English bustles are creative and classic

For gowns with fitted waists, cinching, or bodices which are more body-conforming than the skirt of a dress, the English bustle style is a favorable choice for its ability to emphasize the waist without overshadowing the rest of your gown with over-the-top gathering of fabric in the back, according to Jennifer Oberg Atelier. The notable factor in English bustles is that the attachments, buttons, pinnings, or ribbons used to affix the train's fabric to the gown go around the skirt of the dress. English bustle fashion is commonly mistaken for bustles attached at the waistline or mid-line hem, but that is actually a different bustle style called the ballroom bustle. 


Style Me Pretty reveals that English bustle alterations can elevate the bottom of a gown with either partial bustle attachments mid-way down the skirt, or can exude an essence of elegance with tapered bustle attachments encircling the full circumference of your skirt. English bustle styles can become creative manifestations of your own style, particularly since they can be curated to taper into a V-shape at the back of your dress, or appear as subtle angled ovals from front to back. If you prefer an even, balanced, and symmetrical full or partial encircling of your gown's skirt, English bustles are on it! This type of bustle style can be thought of as polite, accommodating, and timeless, as it accentuates each bride's personal features and styling preferences.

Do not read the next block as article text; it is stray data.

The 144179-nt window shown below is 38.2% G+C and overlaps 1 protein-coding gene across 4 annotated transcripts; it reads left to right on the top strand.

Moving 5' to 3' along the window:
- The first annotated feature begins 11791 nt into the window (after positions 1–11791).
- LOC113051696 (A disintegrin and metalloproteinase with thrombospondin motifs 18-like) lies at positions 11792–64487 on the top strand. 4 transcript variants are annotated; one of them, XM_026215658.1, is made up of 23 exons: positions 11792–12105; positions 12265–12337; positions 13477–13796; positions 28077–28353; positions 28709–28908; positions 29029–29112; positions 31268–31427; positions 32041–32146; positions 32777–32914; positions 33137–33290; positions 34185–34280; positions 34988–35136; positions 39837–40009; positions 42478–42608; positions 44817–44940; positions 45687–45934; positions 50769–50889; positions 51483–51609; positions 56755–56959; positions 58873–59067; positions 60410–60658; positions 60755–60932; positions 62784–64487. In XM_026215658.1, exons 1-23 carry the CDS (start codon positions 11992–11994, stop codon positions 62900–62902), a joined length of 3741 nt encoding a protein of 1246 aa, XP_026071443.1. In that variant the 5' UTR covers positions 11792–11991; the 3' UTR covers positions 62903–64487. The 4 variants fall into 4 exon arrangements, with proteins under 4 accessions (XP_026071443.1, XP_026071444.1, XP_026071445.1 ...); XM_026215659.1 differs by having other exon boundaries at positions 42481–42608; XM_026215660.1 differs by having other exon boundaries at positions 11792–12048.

Bow bustles are practical fashion statements

The bow bustle looks precisely as its name suggests, with the fabric from a gown's train gathered up into a bow. Sometimes, a pre-tied accoutrement bow is added on top of the bustling of the train to give the appearance of a neatly tied bow as you move around in your gown. For those who don't want visible bustle points on their post-ceremony gowns, the technique of adding accessories to conceal bustle attachments makes the bow bustle a solid option. 


Even if a giant bow on the back of your dress isn't your style, bow bustles can still be affixed to your gown and tied to pull the train of your dress upward into three bustle clips or attachments, for added security in keeping your train off the ground. It's a misconception that the small grouping of attachments in bow bustle styles can only be utilized when a wedding dress is already styled with a bow in the back, or that a bow must be attached after the train has been bustled. Just like other types of bustles, and frankly just like each wedding gown itself and the bride who wears it, your bustle doesn't have to look any specific way to be considered correct styling.

Ballroom bustles are practically magic